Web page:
Agnelli is the great-grandson of Fiat founder Giovanni Agnelli, who bought "Juve" in 1923 and made his son president. Since then, the billion dollar family has been in charge of the club. She holds almost 64 percent of Juventus through her Dutch subsidiary Exor. Agnelli announced that the new league would make fans' dream of “games of the highest quality” come true, thereby strengthening their passion for football.

Zhang Kangyang (Inter Milan)

The venerable FC Internazionale from Milan has been in Chinese hands since 2016. At that time, the Suning Holdings group from Nanjing bought almost 70 percent of the shares. The club had not been dominated by Italian for a long time: The oil entrepreneur and fan-favorite long-term president Massimo Moratti sold the majority of the club to an Indonesian businessman in 2013.

Today, Zhang Kangyang, a billionaire's son, is in charge. He has also been President of Inter since 2018 - at the age of 27, he was the youngest club boss in history. His father Zhang Jindong once founded the e-commerce platform Suning.com, today the group also has financial services, entertainment and real estate in its portfolio.

Paul Singer (AC Milan)

For decades, the city's rival “Milan” belonged to the entrepreneurial empire of Italy's ex-Prime Minister Silvio Berlusconi. He held the majority of the AC through a holding company of his holding company Fininvest, and was president himself for a long time.

In 2017, a Chinese consortium led by the entrepreneur Li Yonghong took over the shares, but got out after a short time due to excessive club debt. In 2018, Paul Singer's US hedge fund Elliott took hold and completely excused the association.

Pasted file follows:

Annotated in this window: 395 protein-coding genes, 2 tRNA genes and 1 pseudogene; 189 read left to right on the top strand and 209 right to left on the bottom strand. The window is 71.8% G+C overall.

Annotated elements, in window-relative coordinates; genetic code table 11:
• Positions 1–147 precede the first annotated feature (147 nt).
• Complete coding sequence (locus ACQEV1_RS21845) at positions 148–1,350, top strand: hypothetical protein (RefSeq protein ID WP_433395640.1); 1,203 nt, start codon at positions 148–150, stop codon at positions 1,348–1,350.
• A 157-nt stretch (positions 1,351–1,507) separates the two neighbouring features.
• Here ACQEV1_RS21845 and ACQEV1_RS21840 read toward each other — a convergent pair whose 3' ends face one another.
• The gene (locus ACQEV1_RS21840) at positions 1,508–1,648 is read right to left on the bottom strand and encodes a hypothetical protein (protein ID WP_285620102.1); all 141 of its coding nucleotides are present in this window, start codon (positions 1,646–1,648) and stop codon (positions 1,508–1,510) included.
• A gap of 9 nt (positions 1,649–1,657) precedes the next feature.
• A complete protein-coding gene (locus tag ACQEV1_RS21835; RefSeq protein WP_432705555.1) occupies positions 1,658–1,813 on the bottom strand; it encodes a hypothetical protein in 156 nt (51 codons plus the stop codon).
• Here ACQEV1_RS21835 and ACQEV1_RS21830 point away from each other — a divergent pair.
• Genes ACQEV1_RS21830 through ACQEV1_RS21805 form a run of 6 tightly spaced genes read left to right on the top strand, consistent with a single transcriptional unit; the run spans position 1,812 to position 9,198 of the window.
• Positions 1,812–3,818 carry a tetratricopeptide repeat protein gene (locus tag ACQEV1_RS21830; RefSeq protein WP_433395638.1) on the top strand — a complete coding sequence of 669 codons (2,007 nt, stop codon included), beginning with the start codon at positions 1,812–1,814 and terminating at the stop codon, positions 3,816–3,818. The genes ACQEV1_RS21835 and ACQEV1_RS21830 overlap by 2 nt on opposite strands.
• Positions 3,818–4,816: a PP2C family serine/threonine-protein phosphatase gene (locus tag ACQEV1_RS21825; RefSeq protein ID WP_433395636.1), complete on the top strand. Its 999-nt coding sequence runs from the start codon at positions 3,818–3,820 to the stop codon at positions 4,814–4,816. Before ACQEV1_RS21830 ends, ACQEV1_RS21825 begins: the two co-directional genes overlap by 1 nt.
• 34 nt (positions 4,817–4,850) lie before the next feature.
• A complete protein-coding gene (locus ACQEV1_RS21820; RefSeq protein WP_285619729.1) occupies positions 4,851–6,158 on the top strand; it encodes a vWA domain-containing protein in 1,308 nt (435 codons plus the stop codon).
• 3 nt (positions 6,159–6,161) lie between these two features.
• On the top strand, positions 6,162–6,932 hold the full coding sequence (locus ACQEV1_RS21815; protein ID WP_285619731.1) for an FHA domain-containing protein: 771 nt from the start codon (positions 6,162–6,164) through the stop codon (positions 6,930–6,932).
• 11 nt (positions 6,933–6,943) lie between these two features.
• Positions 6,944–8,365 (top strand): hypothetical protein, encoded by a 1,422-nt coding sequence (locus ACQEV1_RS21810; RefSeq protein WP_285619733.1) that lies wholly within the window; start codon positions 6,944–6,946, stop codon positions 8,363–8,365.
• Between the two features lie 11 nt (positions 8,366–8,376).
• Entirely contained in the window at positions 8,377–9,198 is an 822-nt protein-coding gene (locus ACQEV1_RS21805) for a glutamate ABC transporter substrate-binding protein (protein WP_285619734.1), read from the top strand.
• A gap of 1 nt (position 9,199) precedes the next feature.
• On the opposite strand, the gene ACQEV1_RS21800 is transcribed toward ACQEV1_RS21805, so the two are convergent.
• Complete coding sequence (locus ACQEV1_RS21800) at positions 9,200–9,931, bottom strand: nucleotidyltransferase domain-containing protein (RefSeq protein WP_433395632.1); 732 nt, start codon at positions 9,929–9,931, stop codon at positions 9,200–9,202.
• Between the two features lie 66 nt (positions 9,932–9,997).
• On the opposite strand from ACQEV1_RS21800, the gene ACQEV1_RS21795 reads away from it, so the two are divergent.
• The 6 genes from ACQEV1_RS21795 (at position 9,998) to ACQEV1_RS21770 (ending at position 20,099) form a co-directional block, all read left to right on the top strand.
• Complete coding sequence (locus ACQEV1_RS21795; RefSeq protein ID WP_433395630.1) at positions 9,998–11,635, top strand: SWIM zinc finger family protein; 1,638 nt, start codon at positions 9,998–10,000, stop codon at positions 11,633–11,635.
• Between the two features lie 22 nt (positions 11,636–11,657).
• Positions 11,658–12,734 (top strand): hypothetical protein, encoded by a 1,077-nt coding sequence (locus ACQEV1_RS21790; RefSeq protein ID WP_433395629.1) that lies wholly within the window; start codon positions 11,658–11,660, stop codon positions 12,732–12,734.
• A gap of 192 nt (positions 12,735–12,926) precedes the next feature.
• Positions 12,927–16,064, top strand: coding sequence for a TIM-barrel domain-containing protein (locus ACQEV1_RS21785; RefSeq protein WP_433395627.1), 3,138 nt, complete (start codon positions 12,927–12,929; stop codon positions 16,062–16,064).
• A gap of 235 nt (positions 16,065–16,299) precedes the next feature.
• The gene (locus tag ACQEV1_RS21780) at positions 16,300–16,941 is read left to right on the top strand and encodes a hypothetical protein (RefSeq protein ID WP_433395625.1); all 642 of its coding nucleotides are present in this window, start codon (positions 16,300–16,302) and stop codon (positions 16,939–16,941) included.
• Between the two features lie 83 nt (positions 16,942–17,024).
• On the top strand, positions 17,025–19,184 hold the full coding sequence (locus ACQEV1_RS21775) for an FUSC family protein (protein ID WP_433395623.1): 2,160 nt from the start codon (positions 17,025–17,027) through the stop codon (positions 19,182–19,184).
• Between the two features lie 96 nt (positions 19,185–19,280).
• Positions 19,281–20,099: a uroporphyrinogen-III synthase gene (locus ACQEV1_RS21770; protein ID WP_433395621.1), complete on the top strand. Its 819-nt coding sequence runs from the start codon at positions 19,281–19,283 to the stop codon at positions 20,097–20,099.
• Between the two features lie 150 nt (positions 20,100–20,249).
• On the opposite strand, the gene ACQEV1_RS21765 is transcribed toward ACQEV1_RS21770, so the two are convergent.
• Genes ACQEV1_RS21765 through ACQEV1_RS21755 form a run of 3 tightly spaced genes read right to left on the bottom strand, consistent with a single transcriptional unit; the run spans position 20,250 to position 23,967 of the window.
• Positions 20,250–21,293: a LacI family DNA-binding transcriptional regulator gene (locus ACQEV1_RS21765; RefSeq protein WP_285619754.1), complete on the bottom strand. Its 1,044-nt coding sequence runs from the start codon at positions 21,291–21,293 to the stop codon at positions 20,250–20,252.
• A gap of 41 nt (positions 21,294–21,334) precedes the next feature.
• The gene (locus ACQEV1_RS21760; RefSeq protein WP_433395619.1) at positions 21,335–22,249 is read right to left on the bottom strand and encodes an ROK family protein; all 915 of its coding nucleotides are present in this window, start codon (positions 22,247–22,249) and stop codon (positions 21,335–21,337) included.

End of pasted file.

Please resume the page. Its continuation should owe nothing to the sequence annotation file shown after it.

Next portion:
To date, the company is said to have put nearly half a billion into the club. Elliott, founded in 1977, invests billions in companies all over the world and holds shares in the news service Twitter and the German incubator Rocket Internet.

AC Milan is almost entirely owned by the 76-year-old's company (99.93 percent). Milan should not be a long-term investment for Singer either: The plan is rumored to raise the club to the value of one billion dollars - and then sell it at a profit.

The boycotters

The Bundesliga clubs Borussia Dortmund and Bayern Munich had boycotted the Super League and instead backed the reformed UEFA Champions League. The reform provides for an expansion of the field of participants from 2024 to 36 instead of the previous 32 teams. The French club Paris Saint-Germain is also not part of the Super League. Those responsible feared public criticism of the project.

Judging by the first reactions, the plan for the Super League is likely to fail. The associations Uefa and Fifa as well as the national leagues announced maximum sanctions: The members of the Super League are no longer allowed to play in their national leagues and their players are no longer allowed to appear for the national team.

Both would mean significant revenue losses, as the Premier League and the Spanish La Liga are very well marketed internationally through lucrative TV contracts. National team tournaments regularly increase the sales value of their own players. This price is likely to be too high for the renegades.

More:JP Morgan wants to fund Super League.